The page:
I am not in a position to comment on the community at large. I am one of the little people. My personal experience aligns with some of what you suggest. I started brewing in the late 90's. I was motivated by an interest in the process and trying beer styles I could not easily purchase. At the time I lived in the southeast which meant I had the space to brew and relatively limited access to a variety of styles. I moved to Germany. I didn't have the space to brew and I figured, "hey, I am in Germany...why brew?". After about a year I had to figure out a way to brew a few batches because I missed "West Coast" style beers. I moved to the deep south. Again, I had the space and less access to craft beer. That was my most productive homebrewing period but I was totally dependent on online shops. I moved to California. I had limited space, my job demanded more of my time and I had nearly unlimited access to great beer. I brewed one time in three years and that was only because I could actually drive to MoreBeer and I figured I had to do it at least once. After that I returned to the south....well, Texas. I have the space and I am brewing again but these days I brew 3 or 4 core house beers and the rest is as you said; grocery stores, specialty bottle shops/bars, and probably at least 30 tasting rooms within a few hours. I still love the hobby. I read all the books/blogs/mags and listen to all the podcasts but when the weekend comes it is just too easy to try (buy) something great I heard about rather than devoting a big chunk of the weekend to brewing.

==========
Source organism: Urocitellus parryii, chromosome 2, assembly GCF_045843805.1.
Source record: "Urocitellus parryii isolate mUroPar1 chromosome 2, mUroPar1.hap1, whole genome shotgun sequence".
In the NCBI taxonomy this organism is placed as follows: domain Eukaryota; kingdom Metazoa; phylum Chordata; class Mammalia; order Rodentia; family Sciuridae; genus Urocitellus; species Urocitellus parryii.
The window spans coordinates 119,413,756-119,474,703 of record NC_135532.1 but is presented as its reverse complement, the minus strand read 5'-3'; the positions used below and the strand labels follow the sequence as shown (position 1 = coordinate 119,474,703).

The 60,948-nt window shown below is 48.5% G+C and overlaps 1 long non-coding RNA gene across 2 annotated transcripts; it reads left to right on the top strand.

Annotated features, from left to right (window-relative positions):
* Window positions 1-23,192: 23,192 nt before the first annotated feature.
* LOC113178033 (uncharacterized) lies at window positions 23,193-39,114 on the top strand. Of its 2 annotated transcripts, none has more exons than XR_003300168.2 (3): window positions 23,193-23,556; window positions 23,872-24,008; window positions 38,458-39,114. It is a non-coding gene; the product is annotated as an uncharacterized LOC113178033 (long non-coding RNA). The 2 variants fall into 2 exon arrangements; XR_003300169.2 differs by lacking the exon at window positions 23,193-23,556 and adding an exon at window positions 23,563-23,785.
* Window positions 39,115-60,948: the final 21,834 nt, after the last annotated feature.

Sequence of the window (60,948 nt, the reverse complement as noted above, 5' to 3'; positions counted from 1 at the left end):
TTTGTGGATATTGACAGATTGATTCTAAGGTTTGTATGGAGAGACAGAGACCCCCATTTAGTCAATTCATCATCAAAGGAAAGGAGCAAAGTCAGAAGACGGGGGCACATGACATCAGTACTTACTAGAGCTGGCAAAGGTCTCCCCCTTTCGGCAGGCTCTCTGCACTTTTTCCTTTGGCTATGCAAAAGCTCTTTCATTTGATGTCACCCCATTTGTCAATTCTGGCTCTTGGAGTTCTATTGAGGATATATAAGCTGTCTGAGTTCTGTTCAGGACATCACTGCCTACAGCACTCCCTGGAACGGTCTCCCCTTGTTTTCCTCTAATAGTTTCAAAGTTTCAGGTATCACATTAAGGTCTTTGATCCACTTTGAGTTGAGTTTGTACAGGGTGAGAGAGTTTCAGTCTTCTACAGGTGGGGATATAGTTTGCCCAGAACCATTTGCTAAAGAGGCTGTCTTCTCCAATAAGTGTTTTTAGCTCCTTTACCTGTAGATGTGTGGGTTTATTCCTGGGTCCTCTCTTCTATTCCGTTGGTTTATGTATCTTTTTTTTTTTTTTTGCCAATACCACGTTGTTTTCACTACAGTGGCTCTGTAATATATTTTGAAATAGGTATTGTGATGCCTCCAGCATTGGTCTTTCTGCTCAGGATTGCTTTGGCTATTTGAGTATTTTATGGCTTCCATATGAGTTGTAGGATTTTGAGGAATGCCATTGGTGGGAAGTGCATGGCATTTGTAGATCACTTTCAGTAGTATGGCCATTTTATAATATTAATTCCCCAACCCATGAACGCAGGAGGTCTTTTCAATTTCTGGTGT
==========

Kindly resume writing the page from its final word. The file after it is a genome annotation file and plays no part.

I started with Mr. Beer. Quickly moved to Denny's stainless braid cooler and a bayou classic pot. Then on to Blichmann Boilcoils, chillers, grainmills, 6 tap keezers, computer controlled ferment chambers, etc., etc. Last year my wife bought me a Grainfather for my birthday. I probably would not be brewing today if she didn't (perhaps accidentally) realize that I needed to simplify my process in order to continue enjoying the hobby. Brulosophy Short & Shoddy and Basic Brewing Video quick 6 packs episodes motivate me the most these days.

Sorry, don't know why I am spilling my brewing life story on your page. I really appreciate your work.

Unknown said...